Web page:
In my prior meme post, I purposefully littered my post (so to speak) with cat meme references, including a cat meme image and a cat meme video. I wanted to test a theory. I recently read a blog post by a blogger/writer who said that posting cat memes and videos was essential for pulling in blog traffic, regardless of the nature of your blog. She monitored her blog traffic closely and found a significant spike in hits for each blog post that included a cat-themed meme.
Her advice: stick cat memes in your blog posts, regardless of whether it ties in with anything.
The results for my blog post? No significant spike in traffic. Maybe the algorithms are already aware of the gimmick.
Some might lament this as a sign of “cultural decay.” The naysayers aren’t wrong, although personally I find it all more than a little hilarious. From a big-picture perspective, however, there’s something I find instructive. Cat memes simply illustrate that at a given point in time there are certain memes that resonate with a larger number of people, which is sort of something you might expect. Or maybe not — but either way, let’s talk about the Beatles.
Listening to the Beatles is easy, for all of us. The key word is accessible. The Beatles are accessible, their music is something a large number of us can easily get down with. It’s great music but easy for a large number of people to understand and groove to. The Beatles are pop music at its finest, true genius on more than one level.
John Coltrane was also a genius, and was operating at about the same time as the boys from Liverpool, but Coltrane’s music, by contrast, is sort of an acquired taste. Coltrane isn’t accessible, not in the same way as The Beatles. That’s no strike against Coltrane, he’s one of my faves, and I’ve been listening to him since I was a teenager, but not everyone “gets” Coltrane. This doesn’t elevate me into a man of fine taste so much as it illustrates that some forms of music are popular while other forms have a more narrow and selective appeal.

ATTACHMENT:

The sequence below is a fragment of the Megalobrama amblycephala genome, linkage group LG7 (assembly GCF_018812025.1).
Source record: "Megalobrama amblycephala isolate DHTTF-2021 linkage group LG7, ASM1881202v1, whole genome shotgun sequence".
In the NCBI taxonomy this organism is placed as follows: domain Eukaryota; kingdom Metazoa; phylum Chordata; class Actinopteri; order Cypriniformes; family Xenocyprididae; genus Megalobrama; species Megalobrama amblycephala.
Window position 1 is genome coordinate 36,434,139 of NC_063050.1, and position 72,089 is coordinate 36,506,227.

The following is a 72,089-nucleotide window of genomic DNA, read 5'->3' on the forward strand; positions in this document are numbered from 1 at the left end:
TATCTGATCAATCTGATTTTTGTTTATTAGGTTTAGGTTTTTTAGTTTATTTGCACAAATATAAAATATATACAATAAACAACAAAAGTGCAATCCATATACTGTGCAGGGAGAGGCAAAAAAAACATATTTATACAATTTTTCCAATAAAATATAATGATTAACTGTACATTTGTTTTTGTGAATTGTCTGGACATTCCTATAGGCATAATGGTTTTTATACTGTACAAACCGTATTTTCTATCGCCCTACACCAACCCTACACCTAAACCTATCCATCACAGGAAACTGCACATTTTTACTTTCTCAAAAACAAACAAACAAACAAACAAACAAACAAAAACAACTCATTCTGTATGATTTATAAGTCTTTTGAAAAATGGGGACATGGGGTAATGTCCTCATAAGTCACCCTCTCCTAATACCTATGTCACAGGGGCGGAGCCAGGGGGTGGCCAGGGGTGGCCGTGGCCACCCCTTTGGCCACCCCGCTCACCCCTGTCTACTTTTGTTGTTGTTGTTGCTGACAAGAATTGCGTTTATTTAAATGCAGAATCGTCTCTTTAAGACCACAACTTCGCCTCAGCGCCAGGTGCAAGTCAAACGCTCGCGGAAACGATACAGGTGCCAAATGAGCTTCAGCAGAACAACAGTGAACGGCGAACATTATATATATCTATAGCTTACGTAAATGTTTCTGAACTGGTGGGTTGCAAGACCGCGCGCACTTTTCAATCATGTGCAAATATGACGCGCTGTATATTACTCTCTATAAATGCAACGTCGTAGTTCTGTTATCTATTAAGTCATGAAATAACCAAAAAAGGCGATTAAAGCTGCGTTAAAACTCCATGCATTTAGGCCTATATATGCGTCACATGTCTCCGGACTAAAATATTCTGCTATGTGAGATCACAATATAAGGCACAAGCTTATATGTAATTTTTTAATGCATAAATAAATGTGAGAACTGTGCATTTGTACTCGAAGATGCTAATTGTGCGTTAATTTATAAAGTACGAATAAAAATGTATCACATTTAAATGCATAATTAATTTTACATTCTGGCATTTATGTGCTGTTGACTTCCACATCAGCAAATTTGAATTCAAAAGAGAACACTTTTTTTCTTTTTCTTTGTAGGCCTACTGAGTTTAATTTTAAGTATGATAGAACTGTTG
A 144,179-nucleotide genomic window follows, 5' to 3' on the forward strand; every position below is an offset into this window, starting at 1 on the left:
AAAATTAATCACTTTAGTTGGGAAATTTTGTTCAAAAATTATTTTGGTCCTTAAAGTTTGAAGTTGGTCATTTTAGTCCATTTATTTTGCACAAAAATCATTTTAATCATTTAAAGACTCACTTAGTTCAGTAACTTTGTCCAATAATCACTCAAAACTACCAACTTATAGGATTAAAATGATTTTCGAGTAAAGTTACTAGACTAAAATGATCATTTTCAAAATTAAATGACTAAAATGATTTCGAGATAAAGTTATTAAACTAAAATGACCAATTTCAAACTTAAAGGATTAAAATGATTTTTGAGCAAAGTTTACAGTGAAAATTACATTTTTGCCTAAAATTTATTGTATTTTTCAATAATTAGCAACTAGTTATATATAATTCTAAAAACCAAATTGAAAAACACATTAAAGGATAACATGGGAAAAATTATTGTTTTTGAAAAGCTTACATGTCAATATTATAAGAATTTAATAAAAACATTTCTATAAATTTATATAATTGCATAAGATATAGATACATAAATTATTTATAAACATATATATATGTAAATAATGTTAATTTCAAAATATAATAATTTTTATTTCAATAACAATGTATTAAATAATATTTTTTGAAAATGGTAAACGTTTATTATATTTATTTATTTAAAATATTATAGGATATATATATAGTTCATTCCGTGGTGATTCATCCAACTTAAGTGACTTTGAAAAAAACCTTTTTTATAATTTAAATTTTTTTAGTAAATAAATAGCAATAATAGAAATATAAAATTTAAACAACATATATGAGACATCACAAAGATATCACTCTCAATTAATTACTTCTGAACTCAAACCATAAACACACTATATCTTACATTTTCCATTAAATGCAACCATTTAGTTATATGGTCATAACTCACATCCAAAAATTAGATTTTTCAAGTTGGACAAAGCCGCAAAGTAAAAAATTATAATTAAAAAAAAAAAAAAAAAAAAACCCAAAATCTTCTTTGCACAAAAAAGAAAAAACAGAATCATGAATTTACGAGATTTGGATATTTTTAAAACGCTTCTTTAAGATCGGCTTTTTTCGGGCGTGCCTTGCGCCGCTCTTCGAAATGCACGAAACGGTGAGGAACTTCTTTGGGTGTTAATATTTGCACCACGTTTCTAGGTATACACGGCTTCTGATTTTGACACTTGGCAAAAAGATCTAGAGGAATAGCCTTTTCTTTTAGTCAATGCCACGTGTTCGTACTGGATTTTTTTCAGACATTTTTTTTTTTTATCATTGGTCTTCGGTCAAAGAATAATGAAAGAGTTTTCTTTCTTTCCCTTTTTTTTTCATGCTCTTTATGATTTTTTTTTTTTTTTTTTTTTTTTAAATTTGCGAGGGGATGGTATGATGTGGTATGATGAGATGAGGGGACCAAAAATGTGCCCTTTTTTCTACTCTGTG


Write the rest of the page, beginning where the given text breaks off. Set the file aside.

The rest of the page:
This brings us back to memes. The reason we ought to post cat memes is that, like The Beatles, cat memes appeal across a broad spectrum, they’re accessible.
Memes change culture, and culture is always changing, but at a given time a culture might be more influenced by a particular form of meme transmission: a culture might be more visually oriented, might be more or less educated, etc. Right now, cat memes work.
It’s a form of survival of the fittest. Memes, analogous to genes, vary in their aptitude to replicate; successful memes remain and spread, whereas unfit ones stall and are forgotten. Thus memes that prove more effective at replicating and surviving are selected in the meme pool.
Or at least that’s how the theory goes.
…memes that are familiar have a better chance of being assimilated yet will likely have less impact in terms of changing the culture…
For writers and artists and thinkers, there’s a tension: memes that are farther outside our cultural comfort zone might have greater power to push the culture into a progressive direction, but they have an uphill battle toward acceptance — they possess a greater potential for changing the paradigm but have a harder time catching on. By contrast, memes that are familiar have a better chance of being assimilated yet will likely have less impact in terms of changing the culture.
Breaking new ground is more difficult than replicating a familiar formula. The Beatles, I’d say, seem to have done both. (Ditto for Dylan.) They seemed to have developed something that was artistically new but that at the same time had immediate appeal. The masses just got it, effortlessly. That seems to be quite rare, however.
The current culture seems to be ripe for something new, with the breakdown of our institutions and the failure of conventional ideas. Even so, cultural change isn’t guaranteed. Just because everyone wants change and feels the need for change doesn’t mean that things will change. It’s ironic but true. Change is scary, so at the end of the day if you feel threatened by the direction that things are going, you’ll be more likely to entrench and defend something familiar.
The 2016 election seems to be a prime illustration of this. On top of everything, Trump bought the rights to “Make America Great Again,” used by Reagan decades earlier. It was a staggering feat of un-originality, but it was a familiar formula, something that appealed to the narrative that Reagan himself had popularized.
The culture seems ripe for new forms of creativity, but it’s also a highly competitive field. Which memes will carry the day? Which ideas will capture our collective imagination? Which movements will gain momentum? Will new forms of popular artistic expression emerge?
We’ll see. Time will tell.
I love Coltrane, but I’ve always been a Beatles fan, too.